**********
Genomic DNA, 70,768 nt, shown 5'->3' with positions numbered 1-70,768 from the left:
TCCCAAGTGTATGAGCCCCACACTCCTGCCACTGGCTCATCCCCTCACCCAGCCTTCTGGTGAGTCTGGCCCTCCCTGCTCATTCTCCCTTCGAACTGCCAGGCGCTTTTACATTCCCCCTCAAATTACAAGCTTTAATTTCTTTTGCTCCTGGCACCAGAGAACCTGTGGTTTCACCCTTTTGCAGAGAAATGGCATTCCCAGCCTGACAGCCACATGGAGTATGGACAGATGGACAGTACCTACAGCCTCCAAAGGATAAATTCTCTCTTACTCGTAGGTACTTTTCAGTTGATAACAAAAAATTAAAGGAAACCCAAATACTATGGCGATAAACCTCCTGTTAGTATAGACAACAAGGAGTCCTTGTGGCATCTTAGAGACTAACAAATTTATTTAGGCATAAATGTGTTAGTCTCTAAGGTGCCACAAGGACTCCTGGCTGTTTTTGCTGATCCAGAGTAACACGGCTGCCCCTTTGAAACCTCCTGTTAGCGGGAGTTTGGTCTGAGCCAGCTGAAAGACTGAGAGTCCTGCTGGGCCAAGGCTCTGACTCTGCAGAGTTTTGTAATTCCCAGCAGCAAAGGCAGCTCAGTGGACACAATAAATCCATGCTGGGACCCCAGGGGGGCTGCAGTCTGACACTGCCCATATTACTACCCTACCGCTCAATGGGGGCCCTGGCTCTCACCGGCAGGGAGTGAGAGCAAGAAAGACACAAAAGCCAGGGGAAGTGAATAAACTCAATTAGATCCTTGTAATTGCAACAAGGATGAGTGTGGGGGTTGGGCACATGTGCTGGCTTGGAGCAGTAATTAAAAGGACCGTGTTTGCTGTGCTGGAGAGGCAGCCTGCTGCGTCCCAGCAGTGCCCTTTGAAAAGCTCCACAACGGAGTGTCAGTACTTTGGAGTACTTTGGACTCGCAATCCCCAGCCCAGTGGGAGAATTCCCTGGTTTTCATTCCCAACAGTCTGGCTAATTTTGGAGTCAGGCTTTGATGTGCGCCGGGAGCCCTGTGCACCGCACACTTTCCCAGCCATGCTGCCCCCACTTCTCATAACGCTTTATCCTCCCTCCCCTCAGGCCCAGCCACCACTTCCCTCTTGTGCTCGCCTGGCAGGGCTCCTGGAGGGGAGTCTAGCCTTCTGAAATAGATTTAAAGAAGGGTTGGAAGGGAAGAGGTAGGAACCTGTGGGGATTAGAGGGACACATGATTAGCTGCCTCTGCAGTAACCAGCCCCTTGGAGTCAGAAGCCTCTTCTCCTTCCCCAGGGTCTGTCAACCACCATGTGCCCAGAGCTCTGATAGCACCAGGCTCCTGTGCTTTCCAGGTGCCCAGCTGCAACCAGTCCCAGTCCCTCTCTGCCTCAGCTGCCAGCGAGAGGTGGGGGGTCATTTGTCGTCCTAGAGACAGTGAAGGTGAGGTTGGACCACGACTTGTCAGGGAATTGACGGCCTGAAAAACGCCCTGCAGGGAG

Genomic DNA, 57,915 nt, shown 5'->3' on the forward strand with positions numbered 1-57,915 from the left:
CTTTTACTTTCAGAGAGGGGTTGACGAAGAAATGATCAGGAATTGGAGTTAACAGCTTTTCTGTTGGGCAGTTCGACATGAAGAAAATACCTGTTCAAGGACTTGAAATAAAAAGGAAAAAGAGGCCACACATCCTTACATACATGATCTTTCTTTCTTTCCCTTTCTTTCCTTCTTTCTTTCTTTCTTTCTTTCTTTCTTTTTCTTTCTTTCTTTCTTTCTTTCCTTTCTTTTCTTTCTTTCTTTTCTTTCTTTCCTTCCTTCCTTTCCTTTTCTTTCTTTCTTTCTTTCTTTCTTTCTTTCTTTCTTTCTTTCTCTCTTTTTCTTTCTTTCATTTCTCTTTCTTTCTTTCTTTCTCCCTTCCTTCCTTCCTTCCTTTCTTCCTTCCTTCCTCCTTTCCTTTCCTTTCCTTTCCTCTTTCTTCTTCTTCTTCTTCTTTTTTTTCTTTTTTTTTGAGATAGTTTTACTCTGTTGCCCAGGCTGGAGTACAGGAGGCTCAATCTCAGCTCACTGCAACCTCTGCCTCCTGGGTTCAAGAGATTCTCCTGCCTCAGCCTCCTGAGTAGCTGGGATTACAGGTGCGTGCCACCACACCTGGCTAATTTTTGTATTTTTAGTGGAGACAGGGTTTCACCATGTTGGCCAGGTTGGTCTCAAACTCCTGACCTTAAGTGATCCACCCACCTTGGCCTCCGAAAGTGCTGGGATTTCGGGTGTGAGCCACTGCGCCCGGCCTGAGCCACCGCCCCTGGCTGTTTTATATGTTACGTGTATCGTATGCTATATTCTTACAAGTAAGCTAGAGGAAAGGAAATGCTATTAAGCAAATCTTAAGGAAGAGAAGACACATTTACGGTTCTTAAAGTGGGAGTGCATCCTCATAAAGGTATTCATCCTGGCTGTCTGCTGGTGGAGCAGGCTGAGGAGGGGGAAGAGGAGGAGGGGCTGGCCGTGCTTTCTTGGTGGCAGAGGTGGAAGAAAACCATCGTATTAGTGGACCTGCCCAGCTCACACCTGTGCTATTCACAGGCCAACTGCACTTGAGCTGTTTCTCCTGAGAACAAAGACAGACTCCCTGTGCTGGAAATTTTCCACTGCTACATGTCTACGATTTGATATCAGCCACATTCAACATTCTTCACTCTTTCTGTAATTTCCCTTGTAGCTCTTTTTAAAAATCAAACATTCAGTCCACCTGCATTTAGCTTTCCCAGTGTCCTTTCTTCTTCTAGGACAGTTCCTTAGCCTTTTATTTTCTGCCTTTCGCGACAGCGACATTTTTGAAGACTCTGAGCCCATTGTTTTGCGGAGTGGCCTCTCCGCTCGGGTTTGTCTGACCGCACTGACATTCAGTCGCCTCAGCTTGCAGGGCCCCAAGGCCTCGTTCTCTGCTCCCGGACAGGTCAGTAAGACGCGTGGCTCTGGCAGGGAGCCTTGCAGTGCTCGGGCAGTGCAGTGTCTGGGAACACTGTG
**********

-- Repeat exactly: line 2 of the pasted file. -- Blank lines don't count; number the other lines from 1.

TCCCAAGTGTATGAGCCCCACACTCCTGCCACTGGCTCATCCCCTCACCCAGCCTTCTGGTGAGTCTGGCCCTCCCTGCTCATTCTCCCTTCGAACTGCCAGGCGCTTTTACATTCCCCCTCAAATTACAAGCTTTAATTTCTTTTGCTCCTGGCACCAGAGAACCTGTGGTTTCACCCTTTTGCAGAGAAATGGCATTCCCAGCCTGACAGCCACATGGAGTATGGACAGATGGACAGTACCTACAGCCTCCAAAGGATAAATTCTCTCTTACTCGTAGGTACTTTTCAGTTGATAACAAAAAATTAAAGGAAACCCAAATACTATGGCGATAAACCTCCTGTTAGTATAGACAACAAGGAGTCCTTGTGGCATCTTAGAGACTAACAAATTTATTTAGGCATAAATGTGTTAGTCTCTAAGGTGCCACAAGGACTCCTGGCTGTTTTTGCTGATCCAGAGTAACACGGCTGCCCCTTTGAAACCTCCTGTTAGCGGGAGTTTGGTCTGAGCCAGCTGAAAGACTGAGAGTCCTGCTGGGCCAAGGCTCTGACTCTGCAGAGTTTTGTAATTCCCAGCAGCAAAGGCAGCTCAGTGGACACAATAAATCCATGCTGGGACCCCAGGGGGGCTGCAGTCTGACACTGCCCATATTACTACCCTACCGCTCAATGGGGGCCCTGGCTCTCACCGGCAGGGAGTGAGAGCAAGAAAGACACAAAAGCCAGGGGAAGTGAATAAACTCAATTAGATCCTTGTAATTGCAACAAGGATGAGTGTGGGGGTTGGGCACATGTGCTGGCTTGGAGCAGTAATTAAAAGGACCGTGTTTGCTGTGCTGGAGAGGCAGCCTGCTGCGTCCCAGCAGTGCCCTTTGAAAAGCTCCACAACGGAGTGTCAGTACTTTGGAGTACTTTGGACTCGCAATCCCCAGCCCAGTGGGAGAATTCCCTGGTTTTCATTCCCAACAGTCTGGCTAATTTTGGAGTCAGGCTTTGATGTGCGCCGGGAGCCCTGTGCACCGCACACTTTCCCAGCCATGCTGCCCCCACTTCTCATAACGCTTTATCCTCCCTCCCCTCAGGCCCAGCCACCACTTCCCTCTTGTGCTCGCCTGGCAGGGCTCCTGGAGGGGAGTCTAGCCTTCTGAAATAGATTTAAAGAAGGGTTGGAAGGGAAGAGGTAGGAACCTGTGGGGATTAGAGGGACACATGATTAGCTGCCTCTGCAGTAACCAGCCCCTTGGAGTCAGAAGCCTCTTCTCCTTCCCCAGGGTCTGTCAACCACCATGTGCCCAGAGCTCTGATAGCACCAGGCTCCTGTGCTTTCCAGGTGCCCAGCTGCAACCAGTCCCAGTCCCTCTCTGCCTCAGCTGCCAGCGAGAGGTGGGGGGTCATTTGTCGTCCTAGAGACAGTGAAGGTGAGGTTGGACCACGACTTGTCAGGGAATTGACGGCCTGAAAAACGCCCTGCAGGGAG